From the obverse of the thought in Isaiah 40:15 the prophet returns to the thought itself, and dwells upon it still further. “All the nations are as nothing before Him; they are regarded by Him as belonging to nullity and emptiness.” 'Ephes is the end at which a thing ceases, and in an absolute sense that at which all being ceases, hence non-existence or nullity. Tōhū (from tâhâh , related to shâ'âh ; vid., Comm. on Job, at Job 37:6), a horrible desolation, like the chaos of creation, where there is nothing definite, and therefore as good as nothing at all; min is hardly comparative in the sense of “more nothing than nothing itself” (Like Job 11:17, where “brighter” is to be supplied, or Micah 7:4, where “sharper” is similarly required), but is used in the same partitive sense as in Isaiah 41:24 (cf., Isaiah 44:11 and Psalms 62:10).
The conclusion drawn from Isaiah 40:17, that Jehovah is therefore the matchless Being, shapes itself into a question, which is addressed not to idolaters, but to such of the Israelites as needed to be armed against the seductive power of idolatry, to which the majority of mankind had yielded. “And to whom can ye liken God, and what kind of image can ye place beside Him!” The ו before ואל is conclusive, as in Isaiah 28:26, and the futures are modi potent.: with what can ye bring into comparison ( אל as in Isaiah 14:10) El , i.e., God, the one Being who is absolutely the Mighty? and what kind of d e mūth (i.e., divine, like Himself) can ye place by His side?
Least of all can an idol bear comparison with Him. “The idol, when the smith has cast it, the melter plates it with gold, and melteth silver chains for it.” The object ( happesel , the idol), which is here placed first as the theme in the accusative (lit. the image hewn out), denotes in this instance an idol generally. חרשׁ is as comprehensive as faber. בּזּהב רקּע signifies here to cover over with a זהב רקּע ( laminâ auri ), the verb being used in a denominative sense, and not in its primary meaning. As we must assume, according to Isaiah 40:20, that the prophet intends to carry us into the midst of the process of manufacturing the idol, the paratactic expression is to be pointed as above, viz., “after the (a) smith has cast it (compare Arab. nasik , a piece of cast metal), the (a) melter (goldsmith) covers it with gold plate;” and tsōrēph , which is palindromically repeated, according to Isaiah's custom, is not the third pers. poel (on the poel of strong stems, see at Job 9:15 and Psalms 109:10), but a participle, equivalent to הוּא צורף (as in Isaiah 29:8, which see; and also, according to the accents, Isaiah 33:5), “and he melteth chains of silver,” viz., to fasten the image.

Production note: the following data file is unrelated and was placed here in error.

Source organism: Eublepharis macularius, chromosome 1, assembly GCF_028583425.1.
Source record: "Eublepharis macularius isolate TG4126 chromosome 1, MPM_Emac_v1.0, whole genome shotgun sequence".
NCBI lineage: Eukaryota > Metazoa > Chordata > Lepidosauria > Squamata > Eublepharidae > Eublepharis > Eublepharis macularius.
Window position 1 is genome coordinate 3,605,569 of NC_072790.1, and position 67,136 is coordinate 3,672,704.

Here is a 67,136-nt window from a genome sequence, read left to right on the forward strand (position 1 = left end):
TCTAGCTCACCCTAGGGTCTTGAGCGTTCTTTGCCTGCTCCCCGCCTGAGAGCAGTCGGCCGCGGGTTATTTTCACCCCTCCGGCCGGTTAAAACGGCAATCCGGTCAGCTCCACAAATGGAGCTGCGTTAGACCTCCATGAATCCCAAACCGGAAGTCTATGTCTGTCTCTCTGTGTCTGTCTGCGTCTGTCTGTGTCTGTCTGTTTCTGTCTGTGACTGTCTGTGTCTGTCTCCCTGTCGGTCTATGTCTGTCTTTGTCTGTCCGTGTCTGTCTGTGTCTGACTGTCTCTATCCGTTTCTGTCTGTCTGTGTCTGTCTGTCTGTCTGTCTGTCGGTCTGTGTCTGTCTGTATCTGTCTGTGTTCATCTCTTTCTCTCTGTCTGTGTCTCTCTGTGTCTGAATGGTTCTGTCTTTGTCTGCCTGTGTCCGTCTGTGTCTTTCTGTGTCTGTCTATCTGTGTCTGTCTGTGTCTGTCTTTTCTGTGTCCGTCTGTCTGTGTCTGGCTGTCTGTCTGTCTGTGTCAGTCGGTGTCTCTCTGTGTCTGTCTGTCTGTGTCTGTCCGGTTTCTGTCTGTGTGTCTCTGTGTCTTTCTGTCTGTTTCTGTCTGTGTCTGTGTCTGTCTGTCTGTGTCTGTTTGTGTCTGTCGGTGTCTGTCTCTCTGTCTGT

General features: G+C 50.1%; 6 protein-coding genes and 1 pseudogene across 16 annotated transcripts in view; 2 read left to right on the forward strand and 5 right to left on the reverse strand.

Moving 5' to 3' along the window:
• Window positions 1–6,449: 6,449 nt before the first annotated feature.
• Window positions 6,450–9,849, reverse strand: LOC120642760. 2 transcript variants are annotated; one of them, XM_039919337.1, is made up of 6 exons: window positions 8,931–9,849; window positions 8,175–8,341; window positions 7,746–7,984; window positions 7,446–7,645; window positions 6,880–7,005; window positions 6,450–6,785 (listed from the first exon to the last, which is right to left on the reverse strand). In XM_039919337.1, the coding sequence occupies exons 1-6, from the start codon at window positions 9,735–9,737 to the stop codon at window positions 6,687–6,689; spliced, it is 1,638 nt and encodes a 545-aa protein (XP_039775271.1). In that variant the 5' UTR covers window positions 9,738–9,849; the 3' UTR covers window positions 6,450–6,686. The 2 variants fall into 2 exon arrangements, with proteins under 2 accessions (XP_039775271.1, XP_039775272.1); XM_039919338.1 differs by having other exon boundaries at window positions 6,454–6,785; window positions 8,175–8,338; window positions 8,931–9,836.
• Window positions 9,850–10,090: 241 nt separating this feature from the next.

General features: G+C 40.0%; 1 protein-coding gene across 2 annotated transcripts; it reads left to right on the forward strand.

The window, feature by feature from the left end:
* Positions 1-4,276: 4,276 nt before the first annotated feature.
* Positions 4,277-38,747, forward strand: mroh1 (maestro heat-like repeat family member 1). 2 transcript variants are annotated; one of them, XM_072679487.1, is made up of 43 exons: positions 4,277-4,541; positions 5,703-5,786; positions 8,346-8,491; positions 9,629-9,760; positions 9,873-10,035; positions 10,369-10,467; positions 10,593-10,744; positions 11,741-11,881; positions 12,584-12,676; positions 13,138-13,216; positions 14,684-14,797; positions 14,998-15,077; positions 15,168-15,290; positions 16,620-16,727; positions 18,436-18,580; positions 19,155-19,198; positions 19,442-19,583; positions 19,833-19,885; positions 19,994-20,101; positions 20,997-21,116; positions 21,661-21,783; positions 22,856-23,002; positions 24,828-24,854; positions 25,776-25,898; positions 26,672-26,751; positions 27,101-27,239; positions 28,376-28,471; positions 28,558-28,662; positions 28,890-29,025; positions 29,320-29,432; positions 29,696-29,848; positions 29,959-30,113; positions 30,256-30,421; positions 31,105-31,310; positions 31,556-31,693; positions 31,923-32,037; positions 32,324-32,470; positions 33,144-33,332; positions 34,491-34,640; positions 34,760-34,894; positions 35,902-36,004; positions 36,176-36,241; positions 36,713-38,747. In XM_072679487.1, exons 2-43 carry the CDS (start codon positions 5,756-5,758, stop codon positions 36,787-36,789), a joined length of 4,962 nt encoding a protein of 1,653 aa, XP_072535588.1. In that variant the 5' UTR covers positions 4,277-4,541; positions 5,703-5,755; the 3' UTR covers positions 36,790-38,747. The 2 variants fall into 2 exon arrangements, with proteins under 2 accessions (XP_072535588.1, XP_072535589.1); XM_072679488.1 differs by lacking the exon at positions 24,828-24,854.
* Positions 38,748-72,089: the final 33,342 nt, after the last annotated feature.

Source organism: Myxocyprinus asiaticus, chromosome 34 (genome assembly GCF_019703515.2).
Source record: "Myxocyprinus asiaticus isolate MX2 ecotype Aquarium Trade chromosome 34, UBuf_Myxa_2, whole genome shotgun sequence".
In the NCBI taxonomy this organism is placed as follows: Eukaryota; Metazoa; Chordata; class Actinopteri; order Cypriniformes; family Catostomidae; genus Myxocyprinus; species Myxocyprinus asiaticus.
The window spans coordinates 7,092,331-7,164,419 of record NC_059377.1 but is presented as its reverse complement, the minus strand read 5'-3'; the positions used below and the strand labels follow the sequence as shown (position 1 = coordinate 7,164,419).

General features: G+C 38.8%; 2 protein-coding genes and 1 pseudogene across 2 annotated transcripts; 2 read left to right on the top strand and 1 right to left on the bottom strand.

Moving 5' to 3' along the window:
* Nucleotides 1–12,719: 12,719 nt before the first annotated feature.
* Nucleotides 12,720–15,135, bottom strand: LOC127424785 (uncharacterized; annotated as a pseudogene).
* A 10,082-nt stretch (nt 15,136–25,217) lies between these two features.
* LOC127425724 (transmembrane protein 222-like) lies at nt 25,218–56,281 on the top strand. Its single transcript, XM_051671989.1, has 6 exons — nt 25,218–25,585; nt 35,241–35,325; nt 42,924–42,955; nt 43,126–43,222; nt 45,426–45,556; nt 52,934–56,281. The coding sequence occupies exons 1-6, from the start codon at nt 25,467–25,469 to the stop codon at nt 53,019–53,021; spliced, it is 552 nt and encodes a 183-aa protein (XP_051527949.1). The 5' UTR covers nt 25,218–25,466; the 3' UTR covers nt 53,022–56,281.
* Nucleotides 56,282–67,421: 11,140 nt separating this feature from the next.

This is the origin of a metal idol. The wooden idol is described in Isaiah 40:20: “The man who is impoverished in oblations, he chooseth a block of wood that will not rot; he seeketh for himself a skilful smith, to prepare an idol that will not shake.” He who has fallen into such poverty that he can only offer to his God a poor oblation ( t e rūmâh , accusative, according to Ewald, §284, c), has an idol cut for himself out of a block of wood. That sâkhan (Arab. sakana or sakuna )
(Note: Both forms occur in this sense, according to the evidence of original sources, with the common imperative yaskunu , the infinitive sukūne passed over by Freytag, the verbal substantive m askane , and the adjective m iskin or m eskin , primarily to be forced to inactivity through weakness, destitution, or outward influences, not to be able to move and exert one's self; or, more particularly, not to be able to defend one's self (as it were to be obliged to sit still or keep still). Hence more especially opibus et facultatibus carens , being in distress, destitute, poor.)
is an ancient word, is evident from Deuteronomy 8:9. The verb yimmōt , like yittōl in Isaiah 40:15, is a fut. niphal, to be made to shake. A wooden image, which is planed at the bottom, and made heavier below than above, to prevent its falling over with every shock, is to be a god! The thing carries its own satire, even when described with the greatest seriousness.
Having thus depicted in a few strokes the infatuation of idolatry, the prophet addresses the following question to such of the Israelites as are looking at it with longing eye, even if they have not already been deluded by it. “Do ye not know? Do ye not hear? Is it not proclaimed to you from the beginning? Have ye not obtained an insight into the foundations of the earth?” We have here four questions chiastically arranged. The absolute being of God, which is above all created things, is something which may be either inferred per ratiocinationem , or learned per traditionem . When Israel failed to acknowledge the absolute distinctness and unequalled supremacy of Jehovah its God, it hardened itself against the knowledge which it might acquire even in a natural way (cf., Psalms 19:1-14 and Romans 1:20), and shut its ears against the teaching of revelation and tradition, which had come down from the very beginning of its history. The first two questions are construed with futures, the other two with perfects; the former refer to what is possible, the latter to what is an actual fact. Have you - this is the meaning of the four questions - have you obtained no knowledge of the foundations of the earth, namely, as to the way in which they were laid?